You are suspicious these days, just for having a camera and pointing it at anything other than a person you know who has been told to pose in front of a landmark. Certainly, taking a picture of girls chasing each other around had to be done carefully, as I was under the watchful eye of several teachers and parents. By carefully, I mean that this shot was done with my back to the various guardians.
But anything these days is fair game for suspicious looks. A few days ago, I was crossing a street and noticed an interesting arrangement of lights on the back of an oil truck which was parked on the corner. I didn't stop to analyze what was interesting - maybe just the colors, maybe the texture of the glass which enclosed the brake light; who the hell knows. But I did stoop to conquer - and took one shot. When I straightened up, there was a large guy giving me the eye. And when I say, giving me the eye, it was a non-blinking, steady stare.
And he didn't move to cross the street until I did. And while we were crossing, I turned and saw that he was still staring at me. I suppose I might have said: I don't know exactly why I took that shot. Could you give me your name and address and when I figure it out, I'll send you an explanation.
But I didn't. I just continued on my oh so merry way to get groceries at the market.
So we photographers, unless we're doing a studio shoot, or working with fashion models, are all potential perverts, potential terrorists, or possible psychos. It wasn't that way when I was growing up. And it wasn't that way when I was in Europe - though it might be different there now. I don't know. So if you want to take it easy and not draw any suspicious looks, stick to good old nature. Flowers. Trees. Dogs running around are fine. Although you can't be certain about that since I might be a dognapper.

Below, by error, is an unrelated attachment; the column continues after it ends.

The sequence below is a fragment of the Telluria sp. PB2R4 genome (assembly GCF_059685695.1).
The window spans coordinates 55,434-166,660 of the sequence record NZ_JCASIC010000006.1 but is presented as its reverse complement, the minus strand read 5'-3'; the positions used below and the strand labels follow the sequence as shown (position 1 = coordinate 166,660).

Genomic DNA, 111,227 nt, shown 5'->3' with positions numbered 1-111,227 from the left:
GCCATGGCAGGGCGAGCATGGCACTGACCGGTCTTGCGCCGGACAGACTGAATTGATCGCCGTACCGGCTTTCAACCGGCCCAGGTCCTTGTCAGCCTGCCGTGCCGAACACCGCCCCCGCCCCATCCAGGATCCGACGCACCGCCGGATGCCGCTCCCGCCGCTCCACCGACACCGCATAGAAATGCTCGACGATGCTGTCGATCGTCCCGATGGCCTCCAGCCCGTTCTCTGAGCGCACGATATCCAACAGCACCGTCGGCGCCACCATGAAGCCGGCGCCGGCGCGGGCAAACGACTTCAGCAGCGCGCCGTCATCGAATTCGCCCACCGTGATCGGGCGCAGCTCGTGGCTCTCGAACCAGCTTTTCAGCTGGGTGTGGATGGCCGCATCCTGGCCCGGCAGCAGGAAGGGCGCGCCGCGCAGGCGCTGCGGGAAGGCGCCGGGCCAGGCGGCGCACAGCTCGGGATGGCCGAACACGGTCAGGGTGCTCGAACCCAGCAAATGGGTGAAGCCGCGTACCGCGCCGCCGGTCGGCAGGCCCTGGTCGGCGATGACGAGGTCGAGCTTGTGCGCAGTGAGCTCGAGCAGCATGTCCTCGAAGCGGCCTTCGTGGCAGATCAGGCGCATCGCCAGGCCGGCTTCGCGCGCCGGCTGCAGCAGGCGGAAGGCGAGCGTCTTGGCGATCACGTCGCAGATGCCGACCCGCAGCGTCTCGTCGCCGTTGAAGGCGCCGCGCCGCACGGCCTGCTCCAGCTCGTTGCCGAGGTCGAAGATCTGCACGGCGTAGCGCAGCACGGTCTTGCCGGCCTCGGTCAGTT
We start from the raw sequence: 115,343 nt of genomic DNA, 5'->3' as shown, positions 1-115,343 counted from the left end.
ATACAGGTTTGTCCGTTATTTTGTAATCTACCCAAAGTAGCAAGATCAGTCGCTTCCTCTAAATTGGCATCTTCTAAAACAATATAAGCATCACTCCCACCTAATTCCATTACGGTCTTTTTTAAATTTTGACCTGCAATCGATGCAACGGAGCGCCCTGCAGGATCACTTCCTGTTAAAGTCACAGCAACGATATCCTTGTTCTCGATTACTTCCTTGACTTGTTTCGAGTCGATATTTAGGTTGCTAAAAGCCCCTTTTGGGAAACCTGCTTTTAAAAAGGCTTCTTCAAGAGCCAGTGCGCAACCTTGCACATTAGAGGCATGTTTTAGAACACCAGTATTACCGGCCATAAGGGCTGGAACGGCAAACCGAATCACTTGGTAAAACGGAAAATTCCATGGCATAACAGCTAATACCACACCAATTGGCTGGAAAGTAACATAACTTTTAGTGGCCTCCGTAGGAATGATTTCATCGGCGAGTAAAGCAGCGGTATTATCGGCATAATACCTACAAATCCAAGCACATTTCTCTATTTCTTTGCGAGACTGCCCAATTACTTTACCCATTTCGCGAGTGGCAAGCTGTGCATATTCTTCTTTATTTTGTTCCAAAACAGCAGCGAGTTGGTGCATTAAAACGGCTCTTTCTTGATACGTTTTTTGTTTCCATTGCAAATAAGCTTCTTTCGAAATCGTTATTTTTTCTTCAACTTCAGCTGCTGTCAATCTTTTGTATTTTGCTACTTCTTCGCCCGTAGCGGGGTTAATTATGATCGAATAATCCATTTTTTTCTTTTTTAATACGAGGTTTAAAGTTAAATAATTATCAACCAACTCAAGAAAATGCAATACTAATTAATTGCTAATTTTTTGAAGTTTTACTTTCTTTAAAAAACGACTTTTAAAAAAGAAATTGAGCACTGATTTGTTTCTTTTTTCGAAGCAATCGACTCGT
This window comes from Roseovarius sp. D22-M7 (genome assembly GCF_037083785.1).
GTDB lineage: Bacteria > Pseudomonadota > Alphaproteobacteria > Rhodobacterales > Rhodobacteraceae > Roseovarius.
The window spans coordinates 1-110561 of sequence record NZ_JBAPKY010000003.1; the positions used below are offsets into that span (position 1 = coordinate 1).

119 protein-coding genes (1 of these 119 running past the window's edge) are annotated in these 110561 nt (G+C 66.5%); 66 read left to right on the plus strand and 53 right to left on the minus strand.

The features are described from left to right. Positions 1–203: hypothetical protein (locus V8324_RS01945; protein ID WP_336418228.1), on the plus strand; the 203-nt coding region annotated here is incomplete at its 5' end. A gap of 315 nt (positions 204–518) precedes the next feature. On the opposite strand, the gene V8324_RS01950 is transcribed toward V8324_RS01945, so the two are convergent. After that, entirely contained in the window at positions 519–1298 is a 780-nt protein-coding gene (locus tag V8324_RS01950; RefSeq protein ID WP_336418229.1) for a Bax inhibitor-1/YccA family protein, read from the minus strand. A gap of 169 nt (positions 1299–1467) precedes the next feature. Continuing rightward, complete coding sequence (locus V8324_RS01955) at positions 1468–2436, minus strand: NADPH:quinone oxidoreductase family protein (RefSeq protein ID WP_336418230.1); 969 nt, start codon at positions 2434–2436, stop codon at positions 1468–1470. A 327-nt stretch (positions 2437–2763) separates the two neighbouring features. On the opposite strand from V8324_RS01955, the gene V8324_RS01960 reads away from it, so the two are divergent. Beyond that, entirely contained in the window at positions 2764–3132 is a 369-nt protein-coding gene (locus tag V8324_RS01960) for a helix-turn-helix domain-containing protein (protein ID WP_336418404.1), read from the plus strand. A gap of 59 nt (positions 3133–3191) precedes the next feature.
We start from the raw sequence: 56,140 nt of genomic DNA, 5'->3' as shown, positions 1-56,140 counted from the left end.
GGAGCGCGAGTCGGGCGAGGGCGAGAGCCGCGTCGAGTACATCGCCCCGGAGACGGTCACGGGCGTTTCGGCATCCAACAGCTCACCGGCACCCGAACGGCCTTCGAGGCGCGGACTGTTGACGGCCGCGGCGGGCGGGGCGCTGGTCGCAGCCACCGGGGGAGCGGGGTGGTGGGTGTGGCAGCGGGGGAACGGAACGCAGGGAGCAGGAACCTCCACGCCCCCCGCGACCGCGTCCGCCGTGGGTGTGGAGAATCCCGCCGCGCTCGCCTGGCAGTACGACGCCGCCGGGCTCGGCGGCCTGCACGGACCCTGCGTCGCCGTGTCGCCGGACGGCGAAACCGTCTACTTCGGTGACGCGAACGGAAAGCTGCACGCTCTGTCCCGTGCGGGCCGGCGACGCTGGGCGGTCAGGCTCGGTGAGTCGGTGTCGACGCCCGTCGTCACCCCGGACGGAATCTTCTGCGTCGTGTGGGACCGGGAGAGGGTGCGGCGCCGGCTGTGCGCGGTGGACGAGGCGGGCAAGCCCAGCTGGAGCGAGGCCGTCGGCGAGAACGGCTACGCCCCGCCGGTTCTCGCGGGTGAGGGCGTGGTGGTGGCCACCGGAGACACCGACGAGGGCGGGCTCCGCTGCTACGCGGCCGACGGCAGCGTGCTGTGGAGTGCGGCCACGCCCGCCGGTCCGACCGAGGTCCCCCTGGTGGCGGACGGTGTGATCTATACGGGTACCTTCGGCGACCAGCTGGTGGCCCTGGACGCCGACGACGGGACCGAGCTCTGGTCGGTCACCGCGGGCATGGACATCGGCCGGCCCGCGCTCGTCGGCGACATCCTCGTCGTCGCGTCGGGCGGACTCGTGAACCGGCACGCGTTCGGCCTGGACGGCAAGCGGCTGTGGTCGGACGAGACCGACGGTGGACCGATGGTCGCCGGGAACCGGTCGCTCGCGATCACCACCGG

But if you take a picture of a flower, or a tree, make sure that there is nothing in the foreground or the background that might draw attention to yourself.
The other day, I was taking a picture of the top of a tree on 80th street - and a guy washing the sidewalk asked me what I was doing taking pictures of that building. I told him, I wasn't taking pictures of the building (which was in the background) but of the tree.
And then he looked at the tree - the leaves were briliant red, and we got into a discussion about how he had been watching that tree change color and how this was the best day - absolutely the best day - to take the picture and to let him know how it turned out because he loved that tree.